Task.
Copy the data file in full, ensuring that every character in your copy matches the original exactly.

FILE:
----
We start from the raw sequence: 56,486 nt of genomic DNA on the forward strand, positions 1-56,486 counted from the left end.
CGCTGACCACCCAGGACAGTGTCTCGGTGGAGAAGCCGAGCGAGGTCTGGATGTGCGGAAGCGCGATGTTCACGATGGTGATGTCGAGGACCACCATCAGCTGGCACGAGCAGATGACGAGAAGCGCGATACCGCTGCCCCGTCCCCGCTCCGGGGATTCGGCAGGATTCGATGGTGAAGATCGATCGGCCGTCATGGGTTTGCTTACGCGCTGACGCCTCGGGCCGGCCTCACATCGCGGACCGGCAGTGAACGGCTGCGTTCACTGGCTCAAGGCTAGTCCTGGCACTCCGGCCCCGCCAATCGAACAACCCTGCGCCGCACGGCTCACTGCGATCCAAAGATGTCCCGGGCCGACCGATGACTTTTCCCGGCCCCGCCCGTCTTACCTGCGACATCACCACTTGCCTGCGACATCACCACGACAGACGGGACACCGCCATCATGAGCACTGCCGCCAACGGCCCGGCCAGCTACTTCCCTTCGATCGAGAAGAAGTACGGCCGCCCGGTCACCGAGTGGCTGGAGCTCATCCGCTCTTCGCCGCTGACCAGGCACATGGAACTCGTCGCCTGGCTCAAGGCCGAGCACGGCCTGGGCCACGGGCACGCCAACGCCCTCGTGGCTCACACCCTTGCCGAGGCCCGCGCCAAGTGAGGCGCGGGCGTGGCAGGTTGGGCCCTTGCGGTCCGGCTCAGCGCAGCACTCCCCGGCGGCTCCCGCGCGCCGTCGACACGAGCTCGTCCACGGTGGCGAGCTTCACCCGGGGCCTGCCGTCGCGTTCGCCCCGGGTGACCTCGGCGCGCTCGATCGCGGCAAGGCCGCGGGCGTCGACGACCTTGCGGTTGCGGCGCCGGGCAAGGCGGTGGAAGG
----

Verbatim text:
We start from the raw sequence: 56,486 nt of genomic DNA on the forward strand, positions 1-56,486 counted from the left end.
CGCTGACCACCCAGGACAGTGTCTCGGTGGAGAAGCCGAGCGAGGTCTGGATGTGCGGAAGCGCGATGTTCACGATGGTGATGTCGAGGACCACCATCAGCTGGCACGAGCAGATGACGAGAAGCGCGATACCGCTGCCCCGTCCCCGCTCCGGGGATTCGGCAGGATTCGATGGTGAAGATCGATCGGCCGTCATGGGTTTGCTTACGCGCTGACGCCTCGGGCCGGCCTCACATCGCGGACCGGCAGTGAACGGCTGCGTTCACTGGCTCAAGGCTAGTCCTGGCACTCCGGCCCCGCCAATCGAACAACCCTGCGCCGCACGGCTCACTGCGATCCAAAGATGTCCCGGGCCGACCGATGACTTTTCCCGGCCCCGCCCGTCTTACCTGCGACATCACCACTTGCCTGCGACATCACCACGACAGACGGGACACCGCCATCATGAGCACTGCCGCCAACGGCCCGGCCAGCTACTTCCCTTCGATCGAGAAGAAGTACGGCCGCCCGGTCACCGAGTGGCTGGAGCTCATCCGCTCTTCGCCGCTGACCAGGCACATGGAACTCGTCGCCTGGCTCAAGGCCGAGCACGGCCTGGGCCACGGGCACGCCAACGCCCTCGTGGCTCACACCCTTGCCGAGGCCCGCGCCAAGTGAGGCGCGGGCGTGGCAGGTTGGGCCCTTGCGGTCCGGCTCAGCGCAGCACTCCCCGGCGGCTCCCGCGCGCCGTCGACACGAGCTCGTCCACGGTGGCGAGCTTCACCCGGGGCCTGCCGTCGCGTTCGCCCCGGGTGACCTCGGCGCGCTCGATCGCGGCAAGGCCGCGGGCGTCGACGACCTTGCGGTTGCGGCGCCGGGCAAGGCGGTGGAAGG